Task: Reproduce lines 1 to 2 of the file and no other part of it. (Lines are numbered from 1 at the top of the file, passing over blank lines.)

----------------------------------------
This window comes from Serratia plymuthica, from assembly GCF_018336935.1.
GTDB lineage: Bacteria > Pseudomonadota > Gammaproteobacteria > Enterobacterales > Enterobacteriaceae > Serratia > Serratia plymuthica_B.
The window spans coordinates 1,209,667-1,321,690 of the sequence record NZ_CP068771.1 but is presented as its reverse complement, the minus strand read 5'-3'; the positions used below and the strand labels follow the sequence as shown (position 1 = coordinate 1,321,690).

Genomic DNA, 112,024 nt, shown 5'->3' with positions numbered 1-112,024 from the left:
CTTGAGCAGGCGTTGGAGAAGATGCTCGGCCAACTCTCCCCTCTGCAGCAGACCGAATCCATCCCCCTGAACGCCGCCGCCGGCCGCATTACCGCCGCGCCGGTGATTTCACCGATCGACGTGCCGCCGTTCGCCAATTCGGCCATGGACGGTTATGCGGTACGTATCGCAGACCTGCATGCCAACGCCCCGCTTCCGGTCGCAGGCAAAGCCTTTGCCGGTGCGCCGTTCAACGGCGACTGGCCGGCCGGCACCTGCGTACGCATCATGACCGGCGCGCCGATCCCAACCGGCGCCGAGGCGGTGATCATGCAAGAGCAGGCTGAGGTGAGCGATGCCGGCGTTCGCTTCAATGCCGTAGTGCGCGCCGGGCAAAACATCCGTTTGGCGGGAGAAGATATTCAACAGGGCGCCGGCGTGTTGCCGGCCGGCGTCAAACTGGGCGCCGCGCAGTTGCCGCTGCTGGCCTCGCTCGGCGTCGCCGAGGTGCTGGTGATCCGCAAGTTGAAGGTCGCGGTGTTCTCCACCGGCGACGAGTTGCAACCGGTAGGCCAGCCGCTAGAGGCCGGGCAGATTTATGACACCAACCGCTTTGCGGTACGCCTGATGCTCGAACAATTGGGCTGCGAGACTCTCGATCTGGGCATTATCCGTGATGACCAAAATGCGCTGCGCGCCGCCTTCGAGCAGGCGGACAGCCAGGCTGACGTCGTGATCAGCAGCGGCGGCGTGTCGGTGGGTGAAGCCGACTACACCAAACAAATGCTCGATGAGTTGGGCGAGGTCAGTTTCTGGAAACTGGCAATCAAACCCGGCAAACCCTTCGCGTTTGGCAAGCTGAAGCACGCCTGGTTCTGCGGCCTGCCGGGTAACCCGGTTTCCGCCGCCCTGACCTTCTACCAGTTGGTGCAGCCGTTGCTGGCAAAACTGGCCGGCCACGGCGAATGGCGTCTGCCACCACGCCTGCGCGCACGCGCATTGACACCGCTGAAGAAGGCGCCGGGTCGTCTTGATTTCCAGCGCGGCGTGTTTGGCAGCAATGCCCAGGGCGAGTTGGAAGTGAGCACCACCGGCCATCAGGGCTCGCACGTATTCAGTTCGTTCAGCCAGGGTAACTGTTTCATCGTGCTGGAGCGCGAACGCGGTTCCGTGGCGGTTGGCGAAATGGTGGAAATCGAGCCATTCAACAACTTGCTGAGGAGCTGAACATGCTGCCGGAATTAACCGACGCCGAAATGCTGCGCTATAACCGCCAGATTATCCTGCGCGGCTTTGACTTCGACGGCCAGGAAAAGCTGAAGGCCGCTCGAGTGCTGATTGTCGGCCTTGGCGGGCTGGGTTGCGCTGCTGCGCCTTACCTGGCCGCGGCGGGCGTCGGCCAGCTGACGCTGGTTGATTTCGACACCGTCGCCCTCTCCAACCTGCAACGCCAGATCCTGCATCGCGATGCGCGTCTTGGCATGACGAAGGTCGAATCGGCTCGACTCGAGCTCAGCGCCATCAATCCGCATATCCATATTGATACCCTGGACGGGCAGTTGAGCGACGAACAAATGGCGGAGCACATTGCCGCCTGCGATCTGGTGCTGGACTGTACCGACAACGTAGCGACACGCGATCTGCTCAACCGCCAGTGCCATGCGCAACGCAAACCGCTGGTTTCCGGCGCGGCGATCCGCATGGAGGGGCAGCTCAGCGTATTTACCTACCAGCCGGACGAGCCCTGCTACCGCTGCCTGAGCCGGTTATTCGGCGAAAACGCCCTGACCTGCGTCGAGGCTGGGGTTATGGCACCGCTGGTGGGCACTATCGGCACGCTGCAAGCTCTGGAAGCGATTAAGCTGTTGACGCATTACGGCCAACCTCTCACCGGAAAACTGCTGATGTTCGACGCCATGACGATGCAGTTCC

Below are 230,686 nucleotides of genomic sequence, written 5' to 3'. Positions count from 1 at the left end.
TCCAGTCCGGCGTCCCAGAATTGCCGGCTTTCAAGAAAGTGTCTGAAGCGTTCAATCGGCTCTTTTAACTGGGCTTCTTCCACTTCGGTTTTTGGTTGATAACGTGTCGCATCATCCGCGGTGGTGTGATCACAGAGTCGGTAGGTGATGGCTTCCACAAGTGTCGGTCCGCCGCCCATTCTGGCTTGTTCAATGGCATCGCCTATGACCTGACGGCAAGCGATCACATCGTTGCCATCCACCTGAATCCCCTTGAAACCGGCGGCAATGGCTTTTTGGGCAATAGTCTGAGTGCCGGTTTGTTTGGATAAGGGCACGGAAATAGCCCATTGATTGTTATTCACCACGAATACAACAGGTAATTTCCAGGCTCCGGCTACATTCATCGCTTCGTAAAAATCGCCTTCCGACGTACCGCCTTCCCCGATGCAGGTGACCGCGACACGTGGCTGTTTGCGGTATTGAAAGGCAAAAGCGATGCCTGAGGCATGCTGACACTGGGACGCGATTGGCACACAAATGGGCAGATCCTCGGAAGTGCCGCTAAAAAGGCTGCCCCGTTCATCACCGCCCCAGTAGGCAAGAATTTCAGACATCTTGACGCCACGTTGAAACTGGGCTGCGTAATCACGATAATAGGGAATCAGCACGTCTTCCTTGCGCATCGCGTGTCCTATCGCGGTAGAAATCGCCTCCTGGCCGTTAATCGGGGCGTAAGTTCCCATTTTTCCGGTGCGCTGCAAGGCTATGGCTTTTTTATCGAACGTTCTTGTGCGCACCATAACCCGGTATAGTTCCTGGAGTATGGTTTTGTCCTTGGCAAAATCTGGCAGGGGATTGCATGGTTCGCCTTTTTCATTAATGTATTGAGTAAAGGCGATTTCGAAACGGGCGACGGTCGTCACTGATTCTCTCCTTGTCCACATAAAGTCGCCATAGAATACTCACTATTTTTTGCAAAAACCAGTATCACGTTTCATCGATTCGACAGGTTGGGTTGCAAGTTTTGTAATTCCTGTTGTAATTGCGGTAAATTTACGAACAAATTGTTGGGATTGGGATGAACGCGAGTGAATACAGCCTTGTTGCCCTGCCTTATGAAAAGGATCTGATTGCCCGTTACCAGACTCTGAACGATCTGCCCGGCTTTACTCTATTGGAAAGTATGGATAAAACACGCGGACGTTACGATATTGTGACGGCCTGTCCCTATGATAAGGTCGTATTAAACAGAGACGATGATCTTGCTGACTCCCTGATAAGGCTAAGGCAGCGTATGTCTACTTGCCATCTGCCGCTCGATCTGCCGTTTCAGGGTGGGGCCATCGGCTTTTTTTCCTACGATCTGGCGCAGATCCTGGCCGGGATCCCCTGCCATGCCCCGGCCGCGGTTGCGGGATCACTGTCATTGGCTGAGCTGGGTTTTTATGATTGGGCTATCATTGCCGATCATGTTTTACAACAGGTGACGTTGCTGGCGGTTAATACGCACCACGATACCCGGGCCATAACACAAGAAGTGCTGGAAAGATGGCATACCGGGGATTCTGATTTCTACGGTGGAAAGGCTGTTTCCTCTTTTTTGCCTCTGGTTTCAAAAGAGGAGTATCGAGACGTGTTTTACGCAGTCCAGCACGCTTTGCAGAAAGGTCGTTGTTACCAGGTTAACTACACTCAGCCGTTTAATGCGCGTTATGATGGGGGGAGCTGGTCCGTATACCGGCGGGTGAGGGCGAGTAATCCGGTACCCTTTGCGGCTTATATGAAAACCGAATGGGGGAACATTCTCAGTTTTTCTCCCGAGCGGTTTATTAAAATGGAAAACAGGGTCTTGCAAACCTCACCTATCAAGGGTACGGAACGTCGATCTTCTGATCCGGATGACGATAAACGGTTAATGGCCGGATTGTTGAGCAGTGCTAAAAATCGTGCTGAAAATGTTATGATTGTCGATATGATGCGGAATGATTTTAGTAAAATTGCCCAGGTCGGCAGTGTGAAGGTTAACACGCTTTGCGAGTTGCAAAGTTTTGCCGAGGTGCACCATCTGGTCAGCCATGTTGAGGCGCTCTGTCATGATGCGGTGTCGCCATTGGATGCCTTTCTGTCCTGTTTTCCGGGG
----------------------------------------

This window comes from Serratia plymuthica, from assembly GCF_018336935.1.
GTDB lineage: Bacteria > Pseudomonadota > Gammaproteobacteria > Enterobacterales > Enterobacteriaceae > Serratia > Serratia plymuthica_B.